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The more you know: Maddie Jenner continues family legacy as Duke women's lacrosse star

<p>Maddie Jenner has emerged as a star for Duke women's lacrosse just like her sister did before her.</p>

Maddie Jenner has emerged as a star for Duke women's lacrosse just like her sister did before her.

Meet Maddie Jenner.

A senior attacker and draw taker on No. 6 Duke women’s lacrosse, Maddie has been a reliable force for the Blue Devils ever since the season opener her freshman year, when the Annapolis, Md., native scored two goals and had four draw controls against Villanova. Maddie’s numbers on the draw were second to only one other player on the field, her older sister Olivia.

Olivia, who was a senior captain at the time, already had an impressive resume at Duke. As the ninth-ranked player in the country before entering Blue Devil territory, head coach Kerstin Kimel’s program was getting something good when she hit the field her freshman year. Olivia ended up living up to the buzz around her when she accumulated 110 draw controls and started 19 of 20 games in her first season.

Maddie committed to Duke in 2016 just before Olivia’s sophomore season. With a background as the All-USA Today and Baltimore Sun All-Metro Girls Lacrosse Player of the Year in her junior year of high school, Maddie was destined to be a collegiate star, and she proved herself capable of that when she finished high school with 137 goals and 59 assists.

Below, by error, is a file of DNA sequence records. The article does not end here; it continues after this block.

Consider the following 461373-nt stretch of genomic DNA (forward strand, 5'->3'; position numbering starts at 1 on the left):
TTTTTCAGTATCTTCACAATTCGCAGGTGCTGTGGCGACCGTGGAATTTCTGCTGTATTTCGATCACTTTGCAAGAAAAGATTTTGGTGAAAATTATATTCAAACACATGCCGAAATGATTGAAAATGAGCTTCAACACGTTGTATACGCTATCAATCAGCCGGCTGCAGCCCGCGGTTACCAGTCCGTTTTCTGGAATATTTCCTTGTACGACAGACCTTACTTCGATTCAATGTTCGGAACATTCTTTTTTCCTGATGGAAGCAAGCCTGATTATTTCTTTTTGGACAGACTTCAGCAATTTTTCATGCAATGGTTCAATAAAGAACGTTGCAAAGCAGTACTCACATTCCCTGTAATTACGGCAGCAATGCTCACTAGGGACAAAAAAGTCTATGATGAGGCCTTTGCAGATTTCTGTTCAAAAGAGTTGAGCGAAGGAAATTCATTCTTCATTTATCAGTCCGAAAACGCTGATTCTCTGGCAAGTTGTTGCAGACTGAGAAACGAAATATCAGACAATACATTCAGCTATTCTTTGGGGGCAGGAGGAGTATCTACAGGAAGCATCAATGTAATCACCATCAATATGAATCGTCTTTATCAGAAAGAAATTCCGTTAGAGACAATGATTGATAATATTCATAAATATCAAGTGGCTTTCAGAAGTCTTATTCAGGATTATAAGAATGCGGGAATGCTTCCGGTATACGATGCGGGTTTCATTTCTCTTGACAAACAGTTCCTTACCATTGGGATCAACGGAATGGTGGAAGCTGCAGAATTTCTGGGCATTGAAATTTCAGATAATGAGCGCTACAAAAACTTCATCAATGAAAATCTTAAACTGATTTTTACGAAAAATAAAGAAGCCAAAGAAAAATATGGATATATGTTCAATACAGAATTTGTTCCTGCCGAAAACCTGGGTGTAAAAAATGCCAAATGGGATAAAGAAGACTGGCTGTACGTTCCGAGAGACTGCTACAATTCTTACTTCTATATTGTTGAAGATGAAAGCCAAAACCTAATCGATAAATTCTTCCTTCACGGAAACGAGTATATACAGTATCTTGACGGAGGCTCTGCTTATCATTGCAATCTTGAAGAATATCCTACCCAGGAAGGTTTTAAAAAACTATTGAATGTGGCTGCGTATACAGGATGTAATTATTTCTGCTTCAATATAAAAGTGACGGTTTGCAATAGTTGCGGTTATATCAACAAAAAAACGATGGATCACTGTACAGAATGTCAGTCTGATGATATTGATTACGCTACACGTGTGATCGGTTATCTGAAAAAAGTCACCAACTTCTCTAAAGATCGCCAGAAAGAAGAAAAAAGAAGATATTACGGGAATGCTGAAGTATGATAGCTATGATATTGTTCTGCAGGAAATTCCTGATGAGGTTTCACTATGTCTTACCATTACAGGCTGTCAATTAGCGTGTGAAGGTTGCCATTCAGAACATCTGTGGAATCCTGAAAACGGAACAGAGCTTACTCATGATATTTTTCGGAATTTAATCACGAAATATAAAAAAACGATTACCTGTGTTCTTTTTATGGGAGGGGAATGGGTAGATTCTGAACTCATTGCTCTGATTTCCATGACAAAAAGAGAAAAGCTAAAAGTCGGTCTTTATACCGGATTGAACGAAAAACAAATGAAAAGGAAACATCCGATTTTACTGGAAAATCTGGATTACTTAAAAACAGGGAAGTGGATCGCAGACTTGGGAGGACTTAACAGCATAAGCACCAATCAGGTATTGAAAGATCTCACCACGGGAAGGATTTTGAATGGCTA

While the younger Jenner didn’t see as much time on the field as her sister once coming to Duke, she still notched the second-best draw control season total for a freshman in program history. And that summer, she was a member of the U.S. women’s U19 national team that won gold at the World Championships.

When she returned to Duke for her sophomore season, she started in all matchups, and within the nine games of the shortened season, she accumulated 96 draw controls to rank second in the nation in draw controls per game. 

Maddie only got better from there, becoming a Tewaaraton Award nominee in her junior season. This nomination came after she notched an impressive 187 draw controls through the season to lead the nation in draw controls per game, as well as break Duke’s single-season record for total draw controls.

Now, Maddie’s start to the season shows precisely the playing ability that she’s developed over the years. As a senior leader wearing the same shoes as her sister wore three years ago, Maddie is going nowhere but up. She demonstrated that with a career-best game in draw controls against Elon Sunday afternoon, finishing the day with 19.

The Blue Devils have a demanding schedule ahead of them, with games against Syracuse, North Carolina and Boston College coming up. Duke’s date with the third-ranked Orange is only three weeks away, and with stars on the draw such as Syracuse’s Katelyn Mashewske to compete with, the Blue Devils will need Maddie to continue executing her A-game to carve their way to victory.

Maddie has the capacity to do that, and her early career-best showing previews that she can become the nation’s leader again in draw controls. As long as the All-American is on the field and continues playing how she currently is, the Blue Devils may very well have the successful year that the group yearns for.


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